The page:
NAS IS A MAN; he’s almost 40. It’s on the cover of his latest release, Life is Good that this is dramatically apparent: He’s got a part in his hair and is sharply dressed, holding in his lap the dress his ex-wife, Kelis, wore on their wedding day in 2005. It’s easily the most personal cover art he’s ever done (dissection of Nas’ choices of art should be a college seminar), a simple image that speaks either volumes about the fragility of life, or how cold a move it was for Kelis to leave only that dress behind when she left, or both. The photo, too, isn’t about about Nas fishing for sympathy. Instead, it symbolizes his own reconciliation with the twists and turns that accompany manhood.
But the first few songs of the album, 'No Introduction' (sampled from Kirk Franklin’s 'Don’t Cry'), 'Loco-Motive' and 'A Queens Story' seem more like pointed, almost satirical allusions to Nas and the electric flow he delivered as a boy genius. They are replete with vivid descriptions of street life along with poetry about street thuggery that’s nothing if not ironic.
'Loco-Motive' is a hard-driving, ominous loop. Suddenly, it’s 1994 and you envision Nas on the corner taking deliberate swigs out of cheap gin, long, wince-eyed drags from a carousel of blunts. It has the feel and imagery reminiscent of his work on, say, the unforgettable N.Y. State of Mind. That would be in deep contrast with the debonair, mature album cover; indeed, even Nas says it’s for “my trapped in the nineties niggas.” Or would it? Why can’t hip-hop get over its obsession with Nasir Jones, age 17? Well, partially because he won’t let us.
The idea that such a young, sharp mind could emerge from an often hopeless brand of poverty captured the culture and immediately changed New York’s hip-hop landscape. Her was Nas’ New York: Gritty, ruthless and riddled with hard realities like the fact that you might lose your best friend to gun violence; indeed, New York was the only place where the massive Queensbridge housing project, could exist: Nas is from a universe inside a Universe. On 'Loco-Motive' he offers this missive: At night, New York, eat a slice too hot/ Use my tongue to tear the skin hangin' from the roof of my mouth/ Shit was felicissimo, melted pot, city sweltering hot/ Staggering drunker than those cops that Tupac shot I was a crook by the train with that iron thing, concealed Reaching, soon as I heard them iron wheels screeching The type of reflection that marked Nas’ earliest work is delivered with a different type of currency on Life is Good.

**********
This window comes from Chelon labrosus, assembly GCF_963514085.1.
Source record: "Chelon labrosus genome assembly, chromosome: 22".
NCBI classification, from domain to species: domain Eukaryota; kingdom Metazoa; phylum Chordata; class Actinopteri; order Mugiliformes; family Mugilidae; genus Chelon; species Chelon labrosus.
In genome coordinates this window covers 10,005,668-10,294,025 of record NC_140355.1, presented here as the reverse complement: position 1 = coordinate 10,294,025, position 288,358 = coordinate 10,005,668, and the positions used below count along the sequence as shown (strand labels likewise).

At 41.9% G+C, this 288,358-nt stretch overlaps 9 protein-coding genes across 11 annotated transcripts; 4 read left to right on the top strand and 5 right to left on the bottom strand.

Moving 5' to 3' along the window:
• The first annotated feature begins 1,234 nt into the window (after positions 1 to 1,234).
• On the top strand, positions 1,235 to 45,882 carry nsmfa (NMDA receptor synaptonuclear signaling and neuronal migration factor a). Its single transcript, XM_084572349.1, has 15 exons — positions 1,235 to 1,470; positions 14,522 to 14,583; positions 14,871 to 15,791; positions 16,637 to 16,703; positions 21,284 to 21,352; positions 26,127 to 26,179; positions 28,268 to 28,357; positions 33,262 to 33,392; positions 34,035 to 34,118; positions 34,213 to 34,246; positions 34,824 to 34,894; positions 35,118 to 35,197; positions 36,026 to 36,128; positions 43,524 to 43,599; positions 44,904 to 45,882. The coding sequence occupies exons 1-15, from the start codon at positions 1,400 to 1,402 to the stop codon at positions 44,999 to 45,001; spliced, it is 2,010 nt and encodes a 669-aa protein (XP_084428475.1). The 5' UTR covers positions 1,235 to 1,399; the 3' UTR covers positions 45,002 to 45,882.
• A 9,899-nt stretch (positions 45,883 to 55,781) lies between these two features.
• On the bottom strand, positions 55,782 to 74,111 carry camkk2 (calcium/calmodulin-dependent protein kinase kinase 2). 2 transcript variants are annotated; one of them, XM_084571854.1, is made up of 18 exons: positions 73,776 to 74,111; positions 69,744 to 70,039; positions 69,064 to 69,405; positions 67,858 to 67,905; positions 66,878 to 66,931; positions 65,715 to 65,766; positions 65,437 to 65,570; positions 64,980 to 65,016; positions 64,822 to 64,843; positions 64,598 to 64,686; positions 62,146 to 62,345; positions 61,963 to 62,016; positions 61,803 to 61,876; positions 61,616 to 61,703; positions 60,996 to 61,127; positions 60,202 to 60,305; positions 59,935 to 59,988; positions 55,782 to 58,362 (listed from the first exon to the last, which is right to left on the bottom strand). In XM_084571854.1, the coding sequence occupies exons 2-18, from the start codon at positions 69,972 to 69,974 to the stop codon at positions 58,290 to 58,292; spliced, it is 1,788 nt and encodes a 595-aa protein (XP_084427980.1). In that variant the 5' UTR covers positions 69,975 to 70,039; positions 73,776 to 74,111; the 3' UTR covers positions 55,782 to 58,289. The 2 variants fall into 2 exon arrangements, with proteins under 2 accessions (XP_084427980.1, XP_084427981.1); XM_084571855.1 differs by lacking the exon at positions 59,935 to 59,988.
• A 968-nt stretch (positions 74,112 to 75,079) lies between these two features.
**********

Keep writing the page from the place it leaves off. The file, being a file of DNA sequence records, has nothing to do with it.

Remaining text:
On 'Accident Murderers' (which features a rejuvenated Rick Ross) Nas isn’t comfortable in the way the city’s changed; his view of the new generation is particularly cynical. Watch 'em grow to a man, I see them now they repping/But they cold-blooded, homie, wondering where the respect went/Can't play with these little n*ggas, gangsta little n*ggas/Can't hang with these little n*ggas, they killing, they reckless. You’re left to wonder how much more he’s got to say on the topic. But one of the beautiful themes of Life is Good is Nas’ relative with the circumstances of his extraordinary life. And who could have foreseen the way in which Nas’ life would turn out? He made It Was Written… and he made Nastradamus. He went toe-to-toe with Jay-Z and the IRS; he married and had a son; He got divorced and by his account, rebounded from his money problems. “I know you think my life is good cause my diamond piece/But my life been good since I started finding peace,” he raps on 'Loco-Motive.'
This solace is deeply personal, and this where the album art takes center stage in the music. The Salaam Remi-produced 'Bye Baby' (the sample is from Guy’s Goodbye Love –“I guess you knew and blew a good thing, baby,”), a poignant account of the glory days of he and Kelis’ partnership, simply shines. He covers the good and the bad, the exciting, embarrassing, the end — and still, he admits he’s glad to have tried his hand at love. “Plus we got our little boy, my little joy and pride/He got my nose, my grill, your color, your eyes.” They’re no longer together, but she’s got to look into Nas’ face to look into Knight’s. And Nas is more than a little okay with that. Nas’ brilliance lies now, amongst many other things, on his influence on another generation of the culture. The parts of Life is Good paint a picture of this complex effect and are indicative of his singular gifts. He rhymes to a sample Chopin’s Étude Op. 10, No. 12 on 'A Queens Story' — who in hip-hop has such depth of character in their voice and narrative to pull that off? Then there’s his enormous capacity to heal. The late singer Amy Winehouse, who so publicly battled addiction and probably loneliness, sings tenderly about — of all things — finding her soul mate. And on 'Daughters' his critical self-reflection crescendos: How’s his daughter’s irresponsible behavior influenced by his own?
This is Nas now: accountable, regal, imperfect, exhilarating, honest, legendary. Then again, that was Nas, then, too.
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